4. Reclaim stigma. The dirtiest word in the pro-choice lexicon is "stigmatize." Several times at Princeton, pro-choicers fretted that an abortion-reduction campaign might "stigmatize" abortion. One panelist warned that drawing a distinction between abortion and family planning might cause a woman to be labeled "bad" if she "ends up being pregnant when we know she shouldn't have" because she "had these tools available to her." A pro-choice attendee refused to "judge women for making decisions about their reproductive lives that are best for them."

Come on. Just because judgment and stigma have been crudely applied in the past doesn't make them obsolete. They're essential methods of transmitting culture. We judge people and their conduct all the time. Why should sex be exempt? Rape is bad. Infidelity is bad. And, yes, having sex without contraception when you know you can't handle a pregnancy is bad. That goes for both partners. Frances Kissling, one of the conference's organizers, faces this fact squarely in her review of its lessons:

[P]ro-choice folks need to attend to our own house. We could start by not apologizing for or excusing women and girls who are sexually active and do not use contraception. Making babies is serious business, and sex is a pleasurable and meaningful activity with social consequences.

5. Target repeaters. In her presentation, Brown delivered this brutal observation:

About half of all abortions are to women who have had at least one previous abortion. Half. That suggests not only the family planning systems, but also the people who provide terminations, are not doing enough to prevent additional unintended pregnancies, including such things as immediate post-abortion IUD insertion.

That's a scandal. One unintended pregnancy should be enough to warn you—and the doctor who vacuums out your uterus—not to risk another.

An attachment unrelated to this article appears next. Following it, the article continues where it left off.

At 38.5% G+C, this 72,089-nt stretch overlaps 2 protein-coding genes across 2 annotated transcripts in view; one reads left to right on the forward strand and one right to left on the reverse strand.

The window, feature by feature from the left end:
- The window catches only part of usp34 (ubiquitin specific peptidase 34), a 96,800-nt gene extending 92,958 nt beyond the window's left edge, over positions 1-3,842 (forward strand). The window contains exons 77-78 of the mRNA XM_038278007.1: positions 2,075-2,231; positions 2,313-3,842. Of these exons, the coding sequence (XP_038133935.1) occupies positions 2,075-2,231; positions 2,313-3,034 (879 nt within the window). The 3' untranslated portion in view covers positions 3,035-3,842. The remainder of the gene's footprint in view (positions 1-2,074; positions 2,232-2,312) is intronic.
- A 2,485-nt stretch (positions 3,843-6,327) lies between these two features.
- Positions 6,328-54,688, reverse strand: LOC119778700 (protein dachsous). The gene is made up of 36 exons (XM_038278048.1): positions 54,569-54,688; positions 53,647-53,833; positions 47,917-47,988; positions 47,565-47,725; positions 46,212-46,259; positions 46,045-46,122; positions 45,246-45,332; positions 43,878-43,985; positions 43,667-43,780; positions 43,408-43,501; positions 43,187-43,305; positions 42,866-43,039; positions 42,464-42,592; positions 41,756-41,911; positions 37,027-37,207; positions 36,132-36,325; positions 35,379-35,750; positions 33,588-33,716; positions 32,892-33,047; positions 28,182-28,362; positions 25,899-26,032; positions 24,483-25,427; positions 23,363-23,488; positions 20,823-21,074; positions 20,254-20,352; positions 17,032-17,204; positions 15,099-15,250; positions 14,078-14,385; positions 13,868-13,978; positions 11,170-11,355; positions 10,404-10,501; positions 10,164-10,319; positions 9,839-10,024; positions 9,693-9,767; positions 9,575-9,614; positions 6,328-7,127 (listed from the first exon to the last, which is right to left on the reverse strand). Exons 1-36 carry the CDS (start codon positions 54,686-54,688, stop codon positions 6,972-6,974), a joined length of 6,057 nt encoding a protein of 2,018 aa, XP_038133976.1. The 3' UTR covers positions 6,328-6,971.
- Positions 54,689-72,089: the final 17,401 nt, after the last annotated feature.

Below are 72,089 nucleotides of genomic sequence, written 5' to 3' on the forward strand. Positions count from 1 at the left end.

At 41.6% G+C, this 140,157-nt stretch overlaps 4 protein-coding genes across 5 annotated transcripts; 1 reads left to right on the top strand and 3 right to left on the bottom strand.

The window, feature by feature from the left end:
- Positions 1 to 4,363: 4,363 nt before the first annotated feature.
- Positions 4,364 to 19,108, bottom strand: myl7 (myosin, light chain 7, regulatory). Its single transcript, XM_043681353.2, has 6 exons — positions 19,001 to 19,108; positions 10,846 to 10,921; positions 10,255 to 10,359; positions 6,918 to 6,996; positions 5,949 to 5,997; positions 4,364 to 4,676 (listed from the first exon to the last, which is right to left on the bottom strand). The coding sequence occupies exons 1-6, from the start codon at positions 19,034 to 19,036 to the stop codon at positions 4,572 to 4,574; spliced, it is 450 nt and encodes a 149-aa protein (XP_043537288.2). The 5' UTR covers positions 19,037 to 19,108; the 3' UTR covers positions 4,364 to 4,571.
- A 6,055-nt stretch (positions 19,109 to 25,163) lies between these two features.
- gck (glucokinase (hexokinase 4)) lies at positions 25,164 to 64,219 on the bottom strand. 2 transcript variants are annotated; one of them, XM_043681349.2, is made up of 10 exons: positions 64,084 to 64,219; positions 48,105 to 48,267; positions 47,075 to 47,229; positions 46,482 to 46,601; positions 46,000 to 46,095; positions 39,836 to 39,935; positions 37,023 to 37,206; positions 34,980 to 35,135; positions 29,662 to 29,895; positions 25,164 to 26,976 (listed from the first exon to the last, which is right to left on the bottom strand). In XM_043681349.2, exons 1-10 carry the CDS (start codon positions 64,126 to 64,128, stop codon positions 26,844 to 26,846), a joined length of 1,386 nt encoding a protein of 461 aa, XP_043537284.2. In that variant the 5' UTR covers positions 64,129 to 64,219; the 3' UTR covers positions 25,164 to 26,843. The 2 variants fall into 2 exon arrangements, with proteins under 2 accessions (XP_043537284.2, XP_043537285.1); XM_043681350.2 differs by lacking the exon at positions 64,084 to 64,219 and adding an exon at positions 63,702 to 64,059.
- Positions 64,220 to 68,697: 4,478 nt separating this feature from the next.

6. Reconsider the legality of second-trimester abortions. This is the part I don't like. I hate the crudity of bringing criminal law into such personal matters. But people with stronger pro-choice credentials than mine have been thinking about it for some time. At Princeton, one of them, historian David Garrow, infuriated pro-lifers by equating Roe v. Wade with civil rights and by attributing much of the pro-life movement to "feelings about sex" rather than life. Then he said this:

The discussion that I would like to have in a setting like this is: How negotiable should the legal status of the second trimester be? … I quite frankly am not morally capable of having a discussion that doubts women's fundamental right of access up through at least 12 weeks. Now, having said all that, I'm perfectly willing to discuss everything about [weeks] 12 through 22. … It is imaginable, as a pro-choice person … to entertain the question of whether [week] 12 forward should be subject to the sort of hospital-committee regime that we saw in abortion law history in the late 1960s. … That is a moral concession I'm willing to entertain as a possibility, even though I view it as a potentially dangerous slippery slope.

After the conference, pro-lifers assailed Garrow for disrespecting them. They ignored his remarks about the second trimester, which represented by far the most significant offer from anyone on the pro-choice side. They should take him up on it, and pro-choicers should think seriously about following his lead.

Imagine a deal—I'd call it the Gushee-Garrow Compromise—in which pro-choicers accept restrictions on second-trimester abortions in exchange for pro-life support of contraception. Both concessions would hurt, but that's what makes the deal fair. Many stalwarts on both sides would reject the trade—most notably, the Catholic Church—but their cooperation might prove unnecessary. Abortion would remain safe and legal, but it would be rarer. And in exchange for a 12-week deadline on elective abortions, women would get better options for avoiding pregnancy.

I hate half of this proposal, but I think I could tolerate it. If you feel the same way—and the other side does, too—we might have a deal.

(For what pro-lifers can learn from Princeton, see yesterday's article.)